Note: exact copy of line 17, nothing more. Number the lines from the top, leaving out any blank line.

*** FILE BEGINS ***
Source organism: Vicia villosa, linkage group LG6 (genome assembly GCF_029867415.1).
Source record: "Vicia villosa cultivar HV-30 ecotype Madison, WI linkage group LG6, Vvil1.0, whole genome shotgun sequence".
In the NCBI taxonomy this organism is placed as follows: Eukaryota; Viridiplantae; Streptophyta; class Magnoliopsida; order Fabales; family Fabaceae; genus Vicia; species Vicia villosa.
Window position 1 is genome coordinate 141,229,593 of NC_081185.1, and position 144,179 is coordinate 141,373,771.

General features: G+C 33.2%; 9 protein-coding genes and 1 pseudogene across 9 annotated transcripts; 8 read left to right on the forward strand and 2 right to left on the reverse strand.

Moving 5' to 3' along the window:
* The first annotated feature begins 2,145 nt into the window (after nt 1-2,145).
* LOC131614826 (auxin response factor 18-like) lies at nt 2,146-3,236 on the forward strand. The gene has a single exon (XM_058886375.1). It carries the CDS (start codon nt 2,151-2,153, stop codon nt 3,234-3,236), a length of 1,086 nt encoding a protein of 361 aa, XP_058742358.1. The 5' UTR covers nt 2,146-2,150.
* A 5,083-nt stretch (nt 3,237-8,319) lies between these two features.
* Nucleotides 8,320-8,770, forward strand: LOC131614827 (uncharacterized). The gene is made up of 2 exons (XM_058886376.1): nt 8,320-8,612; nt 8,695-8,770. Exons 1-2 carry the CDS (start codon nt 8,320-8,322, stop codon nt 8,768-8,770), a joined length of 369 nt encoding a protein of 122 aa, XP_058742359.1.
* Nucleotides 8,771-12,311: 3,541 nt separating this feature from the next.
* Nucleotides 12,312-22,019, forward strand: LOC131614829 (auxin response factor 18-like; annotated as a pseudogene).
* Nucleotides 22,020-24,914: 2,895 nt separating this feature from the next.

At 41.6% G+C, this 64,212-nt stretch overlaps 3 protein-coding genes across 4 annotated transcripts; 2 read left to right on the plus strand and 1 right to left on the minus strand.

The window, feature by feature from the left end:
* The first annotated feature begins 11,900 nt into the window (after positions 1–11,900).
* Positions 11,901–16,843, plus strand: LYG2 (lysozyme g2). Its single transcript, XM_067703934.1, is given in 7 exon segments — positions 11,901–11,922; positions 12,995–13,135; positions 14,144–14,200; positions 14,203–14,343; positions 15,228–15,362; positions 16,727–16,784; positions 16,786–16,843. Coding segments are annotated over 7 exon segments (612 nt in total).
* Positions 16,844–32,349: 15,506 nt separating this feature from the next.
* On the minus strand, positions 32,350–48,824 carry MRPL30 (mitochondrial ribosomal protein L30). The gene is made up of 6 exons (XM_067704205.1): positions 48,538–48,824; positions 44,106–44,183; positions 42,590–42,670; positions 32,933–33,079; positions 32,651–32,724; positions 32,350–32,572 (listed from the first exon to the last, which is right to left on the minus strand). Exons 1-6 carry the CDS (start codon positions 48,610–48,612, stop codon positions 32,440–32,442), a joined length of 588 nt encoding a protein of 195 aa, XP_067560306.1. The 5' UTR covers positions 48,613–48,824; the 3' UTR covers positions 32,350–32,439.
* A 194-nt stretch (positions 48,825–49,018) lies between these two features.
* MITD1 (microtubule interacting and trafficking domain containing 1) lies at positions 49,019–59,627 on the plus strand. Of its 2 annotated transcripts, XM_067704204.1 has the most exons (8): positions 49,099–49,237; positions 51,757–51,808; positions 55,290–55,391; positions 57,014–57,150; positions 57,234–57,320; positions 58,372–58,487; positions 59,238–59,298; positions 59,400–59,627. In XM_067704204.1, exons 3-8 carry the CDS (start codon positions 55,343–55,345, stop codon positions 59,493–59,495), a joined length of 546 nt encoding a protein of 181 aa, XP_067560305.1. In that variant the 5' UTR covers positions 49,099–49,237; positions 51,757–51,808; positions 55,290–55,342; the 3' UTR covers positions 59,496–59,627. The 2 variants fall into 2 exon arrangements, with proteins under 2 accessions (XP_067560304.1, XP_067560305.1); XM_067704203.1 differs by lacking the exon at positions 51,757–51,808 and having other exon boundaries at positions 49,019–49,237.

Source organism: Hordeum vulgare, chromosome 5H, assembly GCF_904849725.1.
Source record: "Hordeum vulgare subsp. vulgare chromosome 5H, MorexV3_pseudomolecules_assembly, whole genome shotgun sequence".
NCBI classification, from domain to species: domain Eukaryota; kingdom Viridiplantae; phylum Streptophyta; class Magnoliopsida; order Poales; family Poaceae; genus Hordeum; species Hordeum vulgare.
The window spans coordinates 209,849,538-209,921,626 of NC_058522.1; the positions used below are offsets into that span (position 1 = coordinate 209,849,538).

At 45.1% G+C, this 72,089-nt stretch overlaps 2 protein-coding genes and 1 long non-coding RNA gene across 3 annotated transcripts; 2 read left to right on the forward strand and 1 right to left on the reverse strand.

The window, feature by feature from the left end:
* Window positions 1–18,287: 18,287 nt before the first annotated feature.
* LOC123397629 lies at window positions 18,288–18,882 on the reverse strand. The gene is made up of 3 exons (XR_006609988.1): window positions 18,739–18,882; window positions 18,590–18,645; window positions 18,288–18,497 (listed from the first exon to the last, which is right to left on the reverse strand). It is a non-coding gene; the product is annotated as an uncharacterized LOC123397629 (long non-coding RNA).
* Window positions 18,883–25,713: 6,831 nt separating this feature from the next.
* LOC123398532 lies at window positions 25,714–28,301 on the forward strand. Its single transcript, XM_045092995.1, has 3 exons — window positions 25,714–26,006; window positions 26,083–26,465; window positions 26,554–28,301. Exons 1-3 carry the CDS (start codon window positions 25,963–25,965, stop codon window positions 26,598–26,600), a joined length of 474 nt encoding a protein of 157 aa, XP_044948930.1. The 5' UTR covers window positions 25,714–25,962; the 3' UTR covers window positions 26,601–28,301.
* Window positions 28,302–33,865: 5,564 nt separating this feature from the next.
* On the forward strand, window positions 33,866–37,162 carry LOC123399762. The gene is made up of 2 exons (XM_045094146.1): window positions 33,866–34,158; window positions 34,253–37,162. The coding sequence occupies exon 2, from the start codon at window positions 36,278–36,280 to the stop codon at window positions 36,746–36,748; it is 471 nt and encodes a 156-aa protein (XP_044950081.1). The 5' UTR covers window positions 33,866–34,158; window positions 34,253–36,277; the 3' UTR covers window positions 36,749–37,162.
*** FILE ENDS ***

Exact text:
* Positions 11,901–16,843, plus strand: LYG2 (lysozyme g2). Its single transcript, XM_067703934.1, is given in 7 exon segments — positions 11,901–11,922; positions 12,995–13,135; positions 14,144–14,200; positions 14,203–14,343; positions 15,228–15,362; positions 16,727–16,784; positions 16,786–16,843. Coding segments are annotated over 7 exon segments (612 nt in total).